Pioneering Study Finds Most Women with Lupus can Have Good Pregnancy Outcomes, Identifies Risk Factors Linked to Poor Outcomes

New York, NY—June 22, 2015

One of the most important and anxiety-producing concerns among patients with lupus is whether it is safe to become pregnant. A pioneering study led by researchers at Hospital for Special Surgery (HSS) has shown that most women can expect a good pregnancy outcome if their lupus is inactive and they are free of certain risk factors.

The findings, published in the Annals of Internal Medicine, are the culmination of a 10-year prospective, multi-center study known as PROMISSE (Predictors of pRegnancy Outcome: bioMarkers In antiphospholipid antibody Syndrome and Systemic lupus Erythematosus) led by researchers at Hospital for Special Surgery. PROMISSE, funded by the National Institute of Arthritis and Musculoskeletal and Skin Diseases of the National Institutes of Health, was launched in 2003 to identify risk factors that predict poor pregnancy outcomes in women with lupus and antiphospholipid antibody syndrome. Jane E. Salmon, MD, Director of the Lupus and APS Center of Excellence and Collette Kean Research Chair at Hospital for Special Surgery, was the principal investigator of the study and led the team of clinicians and researchers. 

Systemic lupus erythematosus, commonly known as lupus, primarily affects women of childbearing age. It is an autoimmune disease in which the body's immune system mistakenly attacks and damages healthy tissue. It can affect the skin, joints, kidneys, brain and other organs. In the past, lupus patients were advised not to become pregnant because of potential risks to their health and that of their baby.

"Our findings provide a clear direction for counseling patients, and reassuring women with inactive lupus," said Dr. Salmon, principal investigator. "We also learned that patients with specific clinical features and certain antibodies that can be detected early in pregnancy by blood tests have an increased risk of serious pregnancy complications."

Researchers followed 385 pregnant women enrolled between September 2003 and December 2012 at eight sites in the United States and Canada. PROMISSE is a multi-ethnic, multi-racial study, and the largest prospective study of lupus pregnancies. All women were enrolled in the first 12 weeks of their pregnancies and had inactive or stable mild to moderate lupus disease activity at the time of enrollment. They were seen by study investigators monthly.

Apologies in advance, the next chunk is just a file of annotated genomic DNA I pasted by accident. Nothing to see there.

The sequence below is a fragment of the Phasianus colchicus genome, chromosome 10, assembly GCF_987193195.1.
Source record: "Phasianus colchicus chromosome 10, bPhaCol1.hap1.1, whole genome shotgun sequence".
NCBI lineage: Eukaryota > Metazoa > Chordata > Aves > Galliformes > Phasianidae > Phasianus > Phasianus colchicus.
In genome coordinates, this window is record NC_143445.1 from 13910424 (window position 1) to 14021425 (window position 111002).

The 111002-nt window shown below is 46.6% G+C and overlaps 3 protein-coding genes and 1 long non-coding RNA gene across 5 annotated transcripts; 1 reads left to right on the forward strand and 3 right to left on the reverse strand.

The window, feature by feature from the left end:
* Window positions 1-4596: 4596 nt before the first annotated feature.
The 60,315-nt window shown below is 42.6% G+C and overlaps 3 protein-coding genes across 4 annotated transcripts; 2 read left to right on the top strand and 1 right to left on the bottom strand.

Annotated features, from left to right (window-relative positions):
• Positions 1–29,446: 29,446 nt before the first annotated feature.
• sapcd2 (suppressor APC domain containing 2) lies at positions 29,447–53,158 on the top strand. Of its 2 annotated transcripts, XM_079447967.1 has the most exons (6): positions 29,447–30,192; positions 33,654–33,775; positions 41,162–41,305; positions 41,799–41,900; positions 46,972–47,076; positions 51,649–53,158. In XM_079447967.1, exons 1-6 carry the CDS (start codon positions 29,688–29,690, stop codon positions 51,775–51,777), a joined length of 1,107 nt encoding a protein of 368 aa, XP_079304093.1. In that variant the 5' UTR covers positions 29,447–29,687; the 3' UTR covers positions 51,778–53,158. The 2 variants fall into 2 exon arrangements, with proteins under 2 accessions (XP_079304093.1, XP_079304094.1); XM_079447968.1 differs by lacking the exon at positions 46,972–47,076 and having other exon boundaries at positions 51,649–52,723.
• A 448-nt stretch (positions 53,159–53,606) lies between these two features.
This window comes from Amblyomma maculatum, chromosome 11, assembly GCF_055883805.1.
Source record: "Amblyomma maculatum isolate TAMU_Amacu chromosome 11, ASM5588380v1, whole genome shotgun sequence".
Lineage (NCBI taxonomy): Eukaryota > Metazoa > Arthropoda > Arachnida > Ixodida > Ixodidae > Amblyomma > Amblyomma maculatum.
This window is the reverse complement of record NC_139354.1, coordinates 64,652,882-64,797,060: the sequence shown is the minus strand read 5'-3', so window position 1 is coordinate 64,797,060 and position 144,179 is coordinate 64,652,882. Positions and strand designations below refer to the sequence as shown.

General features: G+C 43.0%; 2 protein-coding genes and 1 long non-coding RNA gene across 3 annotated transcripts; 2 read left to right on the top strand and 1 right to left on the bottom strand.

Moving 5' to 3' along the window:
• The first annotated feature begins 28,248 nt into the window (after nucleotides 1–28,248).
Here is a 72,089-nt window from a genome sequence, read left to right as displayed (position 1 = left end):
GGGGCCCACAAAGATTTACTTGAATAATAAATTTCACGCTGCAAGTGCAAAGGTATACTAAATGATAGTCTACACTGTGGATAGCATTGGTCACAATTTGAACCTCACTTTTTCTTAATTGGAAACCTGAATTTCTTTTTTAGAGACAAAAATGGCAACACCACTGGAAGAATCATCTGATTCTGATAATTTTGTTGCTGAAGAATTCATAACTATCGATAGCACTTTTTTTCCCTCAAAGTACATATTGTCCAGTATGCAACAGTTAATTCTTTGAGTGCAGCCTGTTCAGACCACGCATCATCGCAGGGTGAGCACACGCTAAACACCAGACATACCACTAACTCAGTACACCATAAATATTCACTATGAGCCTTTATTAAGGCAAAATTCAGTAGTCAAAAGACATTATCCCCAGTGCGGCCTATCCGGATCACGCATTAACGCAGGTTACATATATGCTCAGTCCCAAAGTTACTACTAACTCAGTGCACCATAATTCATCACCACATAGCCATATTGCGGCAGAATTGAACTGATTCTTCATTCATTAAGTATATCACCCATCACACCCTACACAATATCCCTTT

Study Results

Investigators reported that 81 percent of pregnancies were free of complications. Fetal or neonatal death occurred in 5 percent of pregnancies. Nine percent of women had a preterm delivery. Ten percent of babies had a low birth weight. Most patients with these pregnancy complications had one or more risk factors: a specific antiphospholipid antibody in the blood, a history of hypertension, and/or a low platelet count.

"It was exciting to see that severe lupus flares occurred in less than three percent of women during pregnancy," said Dr. Salmon. "Lupus patients and their doctors can be confident of a good pregnancy outcome in most cases if lupus is quiescent when they become pregnant. Our findings now allow clinicians to identify the patients at high risk and manage them accordingly."

Publication date: Monday, June 22, 2015


Jill P. Buyon, MD, New York University School of Medicine, New York

Mimi Y. Kim, ScD, Albert Einstein College of Medicine, New York

Marta M. Guerra, MS, Hospital for Special Surgery, New York

Carl A. Laskin, MD, University of Toronto, Toronto

Michelle Petri, MD, MPH, Johns Hopkins University School of Medicine, Baltimore

Michael D. Lockshin, MD, Hospital for Special Surgery, New York

Lisa Sammaritano, MD, Hospital for Special Surgery, New York

D. Ware Branch, MD, University of Utah Health Sciences Center and Intermountain Healthcare, Salt Lake City

T. Flint Porter, MD, MPH, University of Utah Health Sciences Center and Intermountain Healthcare, Salt Lake City

Allen Sawitzke, MD, University of Utah Health Sciences Center, Salt Lake City

Joan T. Merrill, MD, Oklahoma Medical Research Foundation and the University of Oklahoma Health Sciences Center, Oklahoma City

Mary D. Stephenson, MD, MSc, University of Illinois at Chicago, Chicago

Elisabeth Cohn, BA, Hospital for Special Surgery, New York

Lamya Garabet, MD, Hospital for Special Surgery, New York, Oestfold Hospital Trust, Fredrikstad, Norway

Jane E. Salmon, MD, Hospital for Special Surgery, New York


About Hospital for Special Surgery
Hospital for Special Surgery (HSS) is the world’s largest academic medical center focused on musculoskeletal health. HSS is nationally ranked No. 1 in orthopedics and No. 2 in rheumatology by U.S. News & World Report (2016-2017), and is the first hospital in New York State to receive Magnet Recognition for Excellence in Nursing Service from the American Nurses Credentialing Center four consecutive times. HSS has one of the lowest infection rates in the country. HSS is an affiliate of Weill Cornell Medical College and as such all Hospital for Special Surgery medical staff are faculty of Weill Cornell. The hospital's research division is internationally recognized as a leader in the investigation of musculoskeletal and autoimmune diseases. Hospital for Special Surgery is located in New York City and online at


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